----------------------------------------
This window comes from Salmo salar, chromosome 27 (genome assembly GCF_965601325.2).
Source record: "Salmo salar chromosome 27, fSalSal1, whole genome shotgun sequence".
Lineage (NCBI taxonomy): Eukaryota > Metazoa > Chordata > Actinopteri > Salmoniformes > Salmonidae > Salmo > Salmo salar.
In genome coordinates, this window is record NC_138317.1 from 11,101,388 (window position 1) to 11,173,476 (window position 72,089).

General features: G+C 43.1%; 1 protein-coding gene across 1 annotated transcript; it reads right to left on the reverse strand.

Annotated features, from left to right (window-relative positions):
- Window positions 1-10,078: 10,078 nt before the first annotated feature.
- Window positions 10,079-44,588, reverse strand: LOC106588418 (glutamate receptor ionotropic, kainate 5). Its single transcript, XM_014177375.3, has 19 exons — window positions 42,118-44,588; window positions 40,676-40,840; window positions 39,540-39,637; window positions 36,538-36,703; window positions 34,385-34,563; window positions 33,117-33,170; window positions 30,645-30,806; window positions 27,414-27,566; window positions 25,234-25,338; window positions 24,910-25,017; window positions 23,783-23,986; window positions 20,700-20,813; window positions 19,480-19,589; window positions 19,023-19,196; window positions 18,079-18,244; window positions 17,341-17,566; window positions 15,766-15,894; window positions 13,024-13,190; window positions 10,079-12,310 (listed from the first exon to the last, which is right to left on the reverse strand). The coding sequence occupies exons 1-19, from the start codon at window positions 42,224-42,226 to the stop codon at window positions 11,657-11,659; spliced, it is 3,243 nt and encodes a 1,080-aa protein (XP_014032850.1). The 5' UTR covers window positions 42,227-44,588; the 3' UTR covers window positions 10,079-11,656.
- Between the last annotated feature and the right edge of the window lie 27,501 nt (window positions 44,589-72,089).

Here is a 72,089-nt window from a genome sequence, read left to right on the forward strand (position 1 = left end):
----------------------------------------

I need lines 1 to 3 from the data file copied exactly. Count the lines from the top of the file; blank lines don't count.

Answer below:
This window comes from Salmo salar, chromosome 27 (genome assembly GCF_965601325.2).
Source record: "Salmo salar chromosome 27, fSalSal1, whole genome shotgun sequence".
Lineage (NCBI taxonomy): Eukaryota > Metazoa > Chordata > Actinopteri > Salmoniformes > Salmonidae > Salmo > Salmo salar.